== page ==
Another significant achievement of the project is the design of a novel hybrid digital-analog communication scheme for wireless image transmission. Instead of using data compression techniques followed by fixed constellations and error correction codes, the proposed technique maps the underlying uncompressed data (or a linearly transformed version of it) directly into channel inputs. Some information, e.g. power allocation across uncoded symbol blocks, is provided as digital metadata to the receiver. This, in addition to greatly simplifying the encoding and decoding processes, also provides graceful performance degradation: a digital communication scheme break down when the channel quality goes below the level it was designed for, and its performance does not increase even if the channel quality goes beyond this level. On the other hand, the quality of the proposed HDA scheme gracefully changes with the channel quality. In the proposed hybrid digital-analog transmission schem, called SparseCast, we have further exploited the frequency domain sparsity of an image to improve the bandwidth efficiency, a technique that is also used in conventional image compression standards, such as JPEG. We have shown through computer simulations that SparseCast outperforms all other state-of-the-art schemes for all the channel signal-to-noise ratio (SNR) values we have experienced. Then we implemented this scheme on the universal software radio platforms (USRPs) and have shown gains similar to the theoretical ones.

In SparseCast, the input image is first transformed through a linear transformation to the frequency domain. N particular we use the digital cosine transform (DCT), which provides a sparse representation of the image. We then apply thresholding and power allocation across blocks of DCT coefficients in order to provide better protection against channel noise for more important components. While this scheme has the advantage of simplicity, its performance is limited. We have then developed a completely novel data-driven approach, based on an autoencoder neural network architecture, where the wireless transmitter is modelled as an encoder convolutional neural network (CNN) that maps input images directly to power-constrained channel input vectors, while the receiver is a another CNN that maps the noisy channel output vector to the reconstruction of the input image. We jointly train the two networks over an image dataset and channels simulated with an additive white Gaussian noise (AWGN) channel model.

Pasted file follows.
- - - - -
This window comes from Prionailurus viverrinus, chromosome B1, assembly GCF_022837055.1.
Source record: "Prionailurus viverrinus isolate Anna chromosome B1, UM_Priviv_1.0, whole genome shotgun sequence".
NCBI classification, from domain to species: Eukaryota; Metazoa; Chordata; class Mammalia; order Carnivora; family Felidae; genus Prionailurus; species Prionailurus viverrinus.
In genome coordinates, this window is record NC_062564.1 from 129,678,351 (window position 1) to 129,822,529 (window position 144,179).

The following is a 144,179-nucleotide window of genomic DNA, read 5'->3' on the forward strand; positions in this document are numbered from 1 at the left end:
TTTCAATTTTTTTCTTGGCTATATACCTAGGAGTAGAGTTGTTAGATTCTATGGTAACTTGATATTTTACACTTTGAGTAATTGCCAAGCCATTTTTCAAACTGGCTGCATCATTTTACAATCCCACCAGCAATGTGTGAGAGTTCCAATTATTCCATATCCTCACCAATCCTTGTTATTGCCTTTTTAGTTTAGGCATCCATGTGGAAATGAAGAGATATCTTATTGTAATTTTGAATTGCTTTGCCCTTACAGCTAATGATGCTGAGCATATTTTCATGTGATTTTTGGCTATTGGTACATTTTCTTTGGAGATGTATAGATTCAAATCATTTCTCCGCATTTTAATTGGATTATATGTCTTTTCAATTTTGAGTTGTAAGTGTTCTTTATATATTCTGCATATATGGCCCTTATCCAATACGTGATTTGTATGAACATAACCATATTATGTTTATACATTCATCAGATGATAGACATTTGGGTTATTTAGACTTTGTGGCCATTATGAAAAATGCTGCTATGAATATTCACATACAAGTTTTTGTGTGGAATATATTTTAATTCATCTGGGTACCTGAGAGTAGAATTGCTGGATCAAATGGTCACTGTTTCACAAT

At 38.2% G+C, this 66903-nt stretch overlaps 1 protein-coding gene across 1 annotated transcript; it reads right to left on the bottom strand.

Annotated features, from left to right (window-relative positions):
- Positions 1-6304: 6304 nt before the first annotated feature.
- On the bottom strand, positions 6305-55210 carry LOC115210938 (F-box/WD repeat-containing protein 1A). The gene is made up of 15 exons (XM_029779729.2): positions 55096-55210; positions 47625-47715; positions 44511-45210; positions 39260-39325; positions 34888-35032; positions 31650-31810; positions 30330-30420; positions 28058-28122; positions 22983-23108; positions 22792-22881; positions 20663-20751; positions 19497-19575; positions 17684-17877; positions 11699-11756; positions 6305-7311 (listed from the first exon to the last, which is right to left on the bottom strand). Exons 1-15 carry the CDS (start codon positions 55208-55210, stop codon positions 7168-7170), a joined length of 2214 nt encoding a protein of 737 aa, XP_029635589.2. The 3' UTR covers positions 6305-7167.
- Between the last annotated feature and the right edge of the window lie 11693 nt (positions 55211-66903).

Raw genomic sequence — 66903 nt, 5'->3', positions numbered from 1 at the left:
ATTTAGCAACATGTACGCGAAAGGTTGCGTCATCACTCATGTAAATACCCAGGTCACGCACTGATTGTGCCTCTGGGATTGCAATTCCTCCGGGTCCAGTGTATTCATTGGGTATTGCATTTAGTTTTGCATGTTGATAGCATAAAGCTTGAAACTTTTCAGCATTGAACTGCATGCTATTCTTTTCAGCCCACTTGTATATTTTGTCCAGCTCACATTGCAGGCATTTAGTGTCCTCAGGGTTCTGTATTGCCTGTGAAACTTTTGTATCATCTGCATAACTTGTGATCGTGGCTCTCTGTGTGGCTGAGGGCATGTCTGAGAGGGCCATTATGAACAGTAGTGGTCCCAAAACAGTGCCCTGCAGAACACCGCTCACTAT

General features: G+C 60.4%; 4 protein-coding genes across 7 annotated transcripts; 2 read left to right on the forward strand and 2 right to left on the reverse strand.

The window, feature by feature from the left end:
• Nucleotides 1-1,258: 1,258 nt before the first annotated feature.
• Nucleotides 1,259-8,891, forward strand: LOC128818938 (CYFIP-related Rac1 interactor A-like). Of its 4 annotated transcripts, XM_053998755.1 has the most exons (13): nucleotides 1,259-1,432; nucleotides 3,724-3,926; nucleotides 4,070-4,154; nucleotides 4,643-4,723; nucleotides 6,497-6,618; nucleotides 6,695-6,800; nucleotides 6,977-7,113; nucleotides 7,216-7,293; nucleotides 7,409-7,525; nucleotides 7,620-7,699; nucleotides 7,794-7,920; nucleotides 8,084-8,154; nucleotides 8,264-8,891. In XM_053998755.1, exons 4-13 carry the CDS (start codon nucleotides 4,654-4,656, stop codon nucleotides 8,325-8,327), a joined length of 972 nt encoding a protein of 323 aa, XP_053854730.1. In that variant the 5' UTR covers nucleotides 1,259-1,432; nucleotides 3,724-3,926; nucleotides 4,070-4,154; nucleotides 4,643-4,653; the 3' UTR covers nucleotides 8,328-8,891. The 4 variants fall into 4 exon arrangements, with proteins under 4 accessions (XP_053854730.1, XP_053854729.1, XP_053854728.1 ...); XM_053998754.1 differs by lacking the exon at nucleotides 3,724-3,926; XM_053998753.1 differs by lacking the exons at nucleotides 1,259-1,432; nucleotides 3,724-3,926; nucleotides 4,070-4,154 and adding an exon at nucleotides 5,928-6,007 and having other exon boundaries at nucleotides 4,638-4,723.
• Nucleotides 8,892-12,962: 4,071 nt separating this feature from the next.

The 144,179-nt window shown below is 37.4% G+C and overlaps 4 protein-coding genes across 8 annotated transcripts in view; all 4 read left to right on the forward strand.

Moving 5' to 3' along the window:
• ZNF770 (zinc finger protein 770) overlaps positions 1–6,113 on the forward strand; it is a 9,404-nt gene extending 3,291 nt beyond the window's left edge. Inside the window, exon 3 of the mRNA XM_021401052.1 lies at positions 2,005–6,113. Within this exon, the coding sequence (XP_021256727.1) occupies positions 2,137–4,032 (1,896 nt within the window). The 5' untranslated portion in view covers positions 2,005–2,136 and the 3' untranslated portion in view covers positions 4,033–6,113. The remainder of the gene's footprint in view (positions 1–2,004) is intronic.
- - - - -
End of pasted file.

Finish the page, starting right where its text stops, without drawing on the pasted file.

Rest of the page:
When the trained encoder and decoder networks are tested on unseen images, the results are mostly better compared to a digital communication scheme based on JPEG image compression followed by a near capacity-achieving digital modulation and LDPC channel coding scheme, particularly in the low bandwidth and low SNR regime, which is the more interesting operation regime for IoT systems.

The more striking result is obtained when this learned autoencoder structure is tested on channels with different quality than the one the network is trained on. This deep joitn source-channel coding (JSCC) architecture achieves graceful degradation with the channel quality. This means that the CNN-based deep JSCC scheme learned to communicate like an analog system rather than a digital encoder. This was actually expected since all the layers in the CNN are analog operations, as this is needed to be able to backpropagate the gradient in the training stage.

Note that such graceful degradation is particularly attractive when either transmitting the same signal to many receivers with different channel qualities, or when transmitting to a single receiver with a varying channel quality. In both cases, while the digital approach would target the worse channel quality to guarantee a certain quality level to all the receivers, the proposed deep JSCC scheme would provide each receiver at the quality it can attain depending on its own channel.

We are currently extending this ML-based communication system design approach to other settings; in particular to channels with various imperfections, e.g. imperfect or no channel state information, fading, inter-symbol interference, or more complicated channels, e.g. multiple input multiple output systems, and to multi-user scenarios, e.g. relay, broadcast and multi-access channels.